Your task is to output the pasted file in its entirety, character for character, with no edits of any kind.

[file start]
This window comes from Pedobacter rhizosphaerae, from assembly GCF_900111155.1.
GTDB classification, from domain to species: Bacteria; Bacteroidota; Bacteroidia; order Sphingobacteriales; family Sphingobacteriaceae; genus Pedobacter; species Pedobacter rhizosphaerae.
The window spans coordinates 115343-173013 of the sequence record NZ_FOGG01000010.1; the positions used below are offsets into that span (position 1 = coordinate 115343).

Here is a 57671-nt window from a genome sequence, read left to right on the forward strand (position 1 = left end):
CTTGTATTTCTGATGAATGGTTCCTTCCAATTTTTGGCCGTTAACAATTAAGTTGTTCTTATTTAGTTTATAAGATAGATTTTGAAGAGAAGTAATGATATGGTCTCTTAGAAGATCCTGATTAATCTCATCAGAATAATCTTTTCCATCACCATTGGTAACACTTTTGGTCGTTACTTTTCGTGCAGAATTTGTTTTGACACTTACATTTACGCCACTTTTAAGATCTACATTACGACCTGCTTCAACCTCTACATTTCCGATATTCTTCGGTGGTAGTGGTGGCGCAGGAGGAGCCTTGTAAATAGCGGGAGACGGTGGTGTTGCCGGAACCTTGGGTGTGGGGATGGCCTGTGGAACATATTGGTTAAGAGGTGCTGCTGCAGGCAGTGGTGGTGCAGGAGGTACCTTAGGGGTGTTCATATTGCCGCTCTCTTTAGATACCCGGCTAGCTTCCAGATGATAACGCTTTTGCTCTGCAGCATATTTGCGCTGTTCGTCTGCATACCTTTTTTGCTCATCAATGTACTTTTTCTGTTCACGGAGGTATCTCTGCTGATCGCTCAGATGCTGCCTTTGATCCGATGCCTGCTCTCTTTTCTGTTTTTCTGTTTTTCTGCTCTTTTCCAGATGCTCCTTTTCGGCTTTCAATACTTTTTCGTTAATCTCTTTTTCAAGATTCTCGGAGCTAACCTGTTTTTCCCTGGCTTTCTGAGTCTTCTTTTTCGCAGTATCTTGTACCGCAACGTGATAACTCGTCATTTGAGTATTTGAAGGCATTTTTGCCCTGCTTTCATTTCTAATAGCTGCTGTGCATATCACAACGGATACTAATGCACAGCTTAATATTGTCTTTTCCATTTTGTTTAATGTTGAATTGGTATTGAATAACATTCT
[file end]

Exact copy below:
This window comes from Pedobacter rhizosphaerae, from assembly GCF_900111155.1.
GTDB classification, from domain to species: Bacteria; Bacteroidota; Bacteroidia; order Sphingobacteriales; family Sphingobacteriaceae; genus Pedobacter; species Pedobacter rhizosphaerae.
The window spans coordinates 115343-173013 of the sequence record NZ_FOGG01000010.1; the positions used below are offsets into that span (position 1 = coordinate 115343).

Here is a 57671-nt window from a genome sequence, read left to right on the forward strand (position 1 = left end):
CTTGTATTTCTGATGAATGGTTCCTTCCAATTTTTGGCCGTTAACAATTAAGTTGTTCTTATTTAGTTTATAAGATAGATTTTGAAGAGAAGTAATGATATGGTCTCTTAGAAGATCCTGATTAATCTCATCAGAATAATCTTTTCCATCACCATTGGTAACACTTTTGGTCGTTACTTTTCGTGCAGAATTTGTTTTGACACTTACATTTACGCCACTTTTAAGATCTACATTACGACCTGCTTCAACCTCTACATTTCCGATATTCTTCGGTGGTAGTGGTGGCGCAGGAGGAGCCTTGTAAATAGCGGGAGACGGTGGTGTTGCCGGAACCTTGGGTGTGGGGATGGCCTGTGGAACATATTGGTTAAGAGGTGCTGCTGCAGGCAGTGGTGGTGCAGGAGGTACCTTAGGGGTGTTCATATTGCCGCTCTCTTTAGATACCCGGCTAGCTTCCAGATGATAACGCTTTTGCTCTGCAGCATATTTGCGCTGTTCGTCTGCATACCTTTTTTGCTCATCAATGTACTTTTTCTGTTCACGGAGGTATCTCTGCTGATCGCTCAGATGCTGCCTTTGATCCGATGCCTGCTCTCTTTTCTGTTTTTCTGTTTTTCTGCTCTTTTCCAGATGCTCCTTTTCGGCTTTCAATACTTTTTCGTTAATCTCTTTTTCAAGATTCTCGGAGCTAACCTGTTTTTCCCTGGCTTTCTGAGTCTTCTTTTTCGCAGTATCTTGTACCGCAACGTGATAACTCGTCATTTGAGTATTTGAAGGCATTTTTGCCCTGCTTTCATTTCTAATAGCTGCTGTGCATATCACAACGGATACTAATGCACAGCTTAATATTGTCTTTTCCATTTTGTTTAATGTTGAATTGGTATTGAATAACATTCT